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Insolvency Law

Expert guidance on all aspects of corporate and personal insolvency

31 MAR 2010

Wrongful Trading considered: Goldfarb v Higgins & Ors [2010] EWHC 613 (Ch) (25 March 2010)

Mr Justice Roth has handed down his judgment in Goldfarb v Higgins & Ors [2010] EWHC 613 (Ch) (25 March 2010). The case concerns s.213 of the Insolvency Act 1986. The section provides:
"(1) If in the course of the winding up of a company it appears that any business of the company has been carried on with intent to defraud creditors of the company or creditors of any other person, or for any fraudulent purpose, the following has effect.

(2) The court, on the application of the liquidator may declare that any persons who were knowingly parties to the carrying on of the business in the manner above-mentioned are to be liable to make such contributions (if any) to the company's assets as the court thinks proper."
At paragraph 8 of his judgment Roth, J goes on to note that the case concerned:
"...VAT fraud of the kind often described as "carousel" fraud, although in this case it is of a rather simpler nature that is referred to as "missing trader fraud". In essence, it is alleged that the Company was engaged in purchasing high-value computer processing units ("CPUs") for importation into the United Kingdom from Germany. As the export from Germany was within the EU, no VAT was payable on that purchase. The Company then rapidly re-sold these goods within the United Kingdom at a price including VAT. By a series of transactions conducted within a very short timeframe, the Company rapidly accrued a large VAT liability. But that VAT was never paid to HMRC and before HMRC could discover the fraud and intervene, the proceeds of the resale largely disappeared and the Company remained as a hollow shell unable to pay the VAT due."
In relation to s.213 IA86 the learned judge continued:
"Since the only transactions in which the Company was engaged over this short period would have been carried out at a loss if VAT had been duly accounted for to HMRC, I can readily conclude that the Company's business was carried on with intent to defraud a creditor or with a fraudulent purpose within the terms of section 213(1): see Re: L Todd (Swanscombe) Limited [1990] BCLC 454. On that basis, section 213(2) is engaged. This involves consideration as regards each respondent whether he (a) participated in the carrying on of the business of the Company in that way; and (b) did so "knowingly": ie with knowledge that the transactions in which he was participating were intended to defraud HMRC: see Re: BCCI [2003] EWHC 1868 (Ch), [2004] 2 BCLC 236 at [243]. The question of what is required by "knowledge", in the context of the test for dishonesty in a civil statute, was considered by the Privy Council in Barlow Clowes Limited v Eurotrust Limited [2005] UKPC 37, [2006] 1 WLR 1476. Lord Hoffmann there stated (at [10]):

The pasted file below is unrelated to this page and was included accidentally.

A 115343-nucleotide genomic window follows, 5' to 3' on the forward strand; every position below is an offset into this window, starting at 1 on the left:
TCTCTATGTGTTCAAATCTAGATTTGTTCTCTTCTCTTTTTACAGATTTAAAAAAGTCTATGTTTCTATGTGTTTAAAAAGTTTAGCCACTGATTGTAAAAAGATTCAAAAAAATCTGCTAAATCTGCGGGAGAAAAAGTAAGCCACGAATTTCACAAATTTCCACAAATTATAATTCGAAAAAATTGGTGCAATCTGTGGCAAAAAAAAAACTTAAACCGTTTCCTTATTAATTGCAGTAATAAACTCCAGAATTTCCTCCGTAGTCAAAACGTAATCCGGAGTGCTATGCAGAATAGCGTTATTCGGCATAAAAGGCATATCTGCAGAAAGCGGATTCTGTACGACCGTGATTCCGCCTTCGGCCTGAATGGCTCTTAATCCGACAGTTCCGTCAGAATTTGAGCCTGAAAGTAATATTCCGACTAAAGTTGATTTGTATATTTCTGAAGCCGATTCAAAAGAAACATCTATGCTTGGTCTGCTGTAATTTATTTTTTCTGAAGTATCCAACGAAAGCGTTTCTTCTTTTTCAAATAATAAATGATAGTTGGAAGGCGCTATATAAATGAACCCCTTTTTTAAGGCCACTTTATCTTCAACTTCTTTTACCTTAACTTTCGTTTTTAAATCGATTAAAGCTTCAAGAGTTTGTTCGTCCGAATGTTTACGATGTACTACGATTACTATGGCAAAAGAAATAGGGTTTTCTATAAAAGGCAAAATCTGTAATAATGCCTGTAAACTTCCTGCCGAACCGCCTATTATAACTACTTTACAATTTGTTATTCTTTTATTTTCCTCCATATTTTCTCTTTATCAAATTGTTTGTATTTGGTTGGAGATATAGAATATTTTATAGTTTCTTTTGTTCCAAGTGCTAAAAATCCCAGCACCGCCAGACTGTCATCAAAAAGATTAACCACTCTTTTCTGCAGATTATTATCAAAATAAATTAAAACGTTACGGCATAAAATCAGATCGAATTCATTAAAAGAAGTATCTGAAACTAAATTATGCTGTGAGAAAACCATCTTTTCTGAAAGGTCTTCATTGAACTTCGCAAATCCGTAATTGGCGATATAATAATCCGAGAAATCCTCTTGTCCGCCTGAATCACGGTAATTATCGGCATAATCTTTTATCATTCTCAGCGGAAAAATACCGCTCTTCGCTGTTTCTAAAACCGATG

"Although a dishonest state of mind is a subjective mental state, the standard by which the law determines whether it is dishonest is objective. If by ordinary standards a defendant's mental state would be characterised as dishonest, it is irrelevant that the defendant judges by different standards."
And later in the judgment he explained further (at [15]):
"The reference to 'what he knows would offend normally accepted standards of honest conduct' meant only that his knowledge of the transaction had to be such as to render his participation contrary to normally acceptable standards of honest conduct. It did not require that he should have had reflections about what those normally acceptable standards were."
12. Knowledge for this purpose includes shutting one's eyes to the obvious. See Re: BCCI, where Patten J (as he then was) stated, as regards liability under section 213 (at [11]):
"It is well established that it is no defence to say that one declined to ask questions, when the only reason for not doing so was an actual appreciation that the answers to those questions would be likely to disclose the existence of a fraud. But liability in such cases depends upon that stage of consciousness having been reached. ... [O]ne needs to be careful to draw a distinction between a conscious appreciation of the true nature of the business being carried on and a failure, however negligent, to appreciate that fraud was being perpetrated. ...The essentials of what is required in order to establish so-called 'blind-eye' knowledge are set out in the speech of Lord Scott of Foscote in the recent decision of the House of Lords in Manifest Shipping Co Ltd v Uni-Polaris Shipping Co Ltd [2001] UKHL 1,[2003] AC 469 at [116], where Lord Scott says:
'In summary, blind-eye knowledge requires, in my opinion, a suspicion that the relevant facts do exist and a deliberate decision to avoid confirming that they exist. But a warning should be sounded. Suspicion is a word that can be used to describe a state of mind that may, at one extreme, be no more than a vague feeling of unease and, at the other extreme, reflect a firm belief in the existence of the relevant facts. In my opinion, in order for there to be blind-eye knowledge, the suspicion must be firmly grounded and targeted on specific facts. The deliberate decision must be a decision to avoid obtaining confirmation of facts in whose existence the individual has good reason to believe. To allow blind-eye knowledge to be constituted by a decision not to inquire into an untargeted or speculative suspicion would be to allow negligence, albeit gross, to be the basis of a finding of privity.'"

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